Matt Bindig asked his wife for 10 days of summer vacation. Ten days that he could have on his own, uninterrupted, to work on piecing together the narrative of what would become his first novel. Seven years later, “Nothing Here Is Real” was released.
Bindig had been wrestling with the idea of writing the book since the early 2000s, and had stacks of notes and plot points scribbled on scraps of paper. But as a full-time high school English teacher in Orchard Park with small children at home, he needed to carve out time to flesh out the story. Beginning in 2009, Bindig’s wife Theresa would take the kids out for a daylong outing a few days per month, leaving Bindig behind to work on the manuscript.
“Those marathon sessions over the course of three summers allowed me to complete the first draft,” said Bindig, who spent the next few years editing the manuscript, shopping for a publisher, and preparing the book for its April 2016 print release from local publisher, No Frills Buffalo.
The novel, set in the fictional Western New York town of Apollo, examines the ideas of myth — specifically how our idealized views of the past can interfere with the present.
“To me that’s tremendously dangerous, because when you create those myths, you sand off the edges of the reality of that time,” Bindig said.
“People strive for an ideal that never actually existed.”
In the book, main character Grady Pickett leaves his teaching job in Massachusetts to return to his hometown, just as a local art gallery discovers three paintings from a prominent artist who had a troubling run-in with Grady and his brother when they were children. Confronting family secrets, feelings of guilt and a profound sense of loss, Grady is left to figure out how to reconcile his past to deal with the present.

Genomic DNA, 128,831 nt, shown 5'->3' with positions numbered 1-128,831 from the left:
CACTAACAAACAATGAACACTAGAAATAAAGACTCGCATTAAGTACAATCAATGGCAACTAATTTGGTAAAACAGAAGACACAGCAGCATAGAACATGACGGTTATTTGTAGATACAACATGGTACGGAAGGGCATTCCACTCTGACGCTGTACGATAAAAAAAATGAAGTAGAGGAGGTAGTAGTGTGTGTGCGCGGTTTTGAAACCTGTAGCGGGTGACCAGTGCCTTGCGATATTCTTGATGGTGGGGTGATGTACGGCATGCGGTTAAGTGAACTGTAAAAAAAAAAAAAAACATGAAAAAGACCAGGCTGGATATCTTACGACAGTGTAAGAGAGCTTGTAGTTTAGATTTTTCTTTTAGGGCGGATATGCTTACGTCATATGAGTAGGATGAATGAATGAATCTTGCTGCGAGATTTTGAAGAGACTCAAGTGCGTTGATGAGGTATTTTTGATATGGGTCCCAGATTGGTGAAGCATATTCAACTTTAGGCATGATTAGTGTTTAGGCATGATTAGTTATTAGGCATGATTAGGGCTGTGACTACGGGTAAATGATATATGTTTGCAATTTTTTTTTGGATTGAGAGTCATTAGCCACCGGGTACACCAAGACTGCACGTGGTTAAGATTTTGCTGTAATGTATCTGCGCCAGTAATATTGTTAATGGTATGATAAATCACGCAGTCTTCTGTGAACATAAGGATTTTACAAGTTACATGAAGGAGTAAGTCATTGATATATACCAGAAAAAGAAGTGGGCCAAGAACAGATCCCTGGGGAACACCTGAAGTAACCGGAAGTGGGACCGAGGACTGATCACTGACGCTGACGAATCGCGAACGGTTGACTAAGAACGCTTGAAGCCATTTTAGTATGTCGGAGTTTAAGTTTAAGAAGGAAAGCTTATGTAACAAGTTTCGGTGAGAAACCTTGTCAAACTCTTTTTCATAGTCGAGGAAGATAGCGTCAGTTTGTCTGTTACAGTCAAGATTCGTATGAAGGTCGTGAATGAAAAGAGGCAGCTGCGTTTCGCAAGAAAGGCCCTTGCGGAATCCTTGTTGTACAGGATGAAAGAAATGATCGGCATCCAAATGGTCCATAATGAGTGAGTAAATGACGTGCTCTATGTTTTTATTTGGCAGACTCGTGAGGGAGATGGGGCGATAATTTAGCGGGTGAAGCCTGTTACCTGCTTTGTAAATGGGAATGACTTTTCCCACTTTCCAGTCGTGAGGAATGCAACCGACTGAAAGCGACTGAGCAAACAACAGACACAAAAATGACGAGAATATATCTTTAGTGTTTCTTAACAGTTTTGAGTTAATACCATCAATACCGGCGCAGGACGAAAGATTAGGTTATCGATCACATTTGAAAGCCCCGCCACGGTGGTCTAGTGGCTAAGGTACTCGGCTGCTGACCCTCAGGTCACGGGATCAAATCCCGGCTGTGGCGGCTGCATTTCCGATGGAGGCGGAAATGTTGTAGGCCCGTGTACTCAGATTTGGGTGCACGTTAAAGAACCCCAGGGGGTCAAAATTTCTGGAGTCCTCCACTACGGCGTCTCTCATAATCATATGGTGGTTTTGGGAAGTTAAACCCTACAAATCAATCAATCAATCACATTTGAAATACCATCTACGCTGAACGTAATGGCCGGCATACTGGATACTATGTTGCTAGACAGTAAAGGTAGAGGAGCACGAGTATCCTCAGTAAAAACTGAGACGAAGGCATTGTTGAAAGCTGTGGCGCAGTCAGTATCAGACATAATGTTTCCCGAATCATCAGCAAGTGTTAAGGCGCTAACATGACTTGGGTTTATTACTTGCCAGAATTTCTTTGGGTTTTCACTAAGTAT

Although there are strong parallels between Bindig and Pickett – Bindig stayed in the Boston area to teach after earning a graduate degree from Harvard, for instance – the story isn’t autobiographical. There are kernels of Bindig’s history in the story, but even for his closest friends and family members, the most recognizable aspect of the book is Apollo’s resemblance to East Aurora.
“To me, the place in the novel is just as much a character as any of the people. The woods in particular,” he said. “It will have a particular interest to WNY readers. But I wanted someone in Iowa to recognize and feel that same dynamic.”
Once he decided to release the book through No Frills Buffalo, Bindig wanted to root the entire process in Western New York. He found Roycroft artists to provide cover art and design, while local writers Mick Cochrane and Rick Ohler offered blurbs for the back cover.
“It’s a pretty unreal thing,” Bindig said of completing his first novel. “A book is a representation of so much time and energy and thought. It’s a culmination in many ways. The first one will always hold a special place for me.”
“Nothing Here Is Real” is available at local bookstores and Nfbpublishing.com for $14.95.
Here are a few other recent books by local authors to add to your holiday shopping list:
“Dirty Tricks in the Garden” by Jackie Albarella ($16.95)
A collection of easy-to-understand and helpful gardening tips from Channel 2’s “2 the Garden” segment host Jackie Albarella. Includes tips on how to get free mulch, saving seeds for next year, and much more. Albarella is an accomplished photographer, filmmaker and author who spends most of her spare time gardening. Her previous books include “The Hotel Lafayette: Restoring Louise Bethune’s Masterpiece” and “The Change (Or How to Make a Fan Out of Almost Anything).”
The EEEK Series by Mary Anne Cappellino ($5.99 each)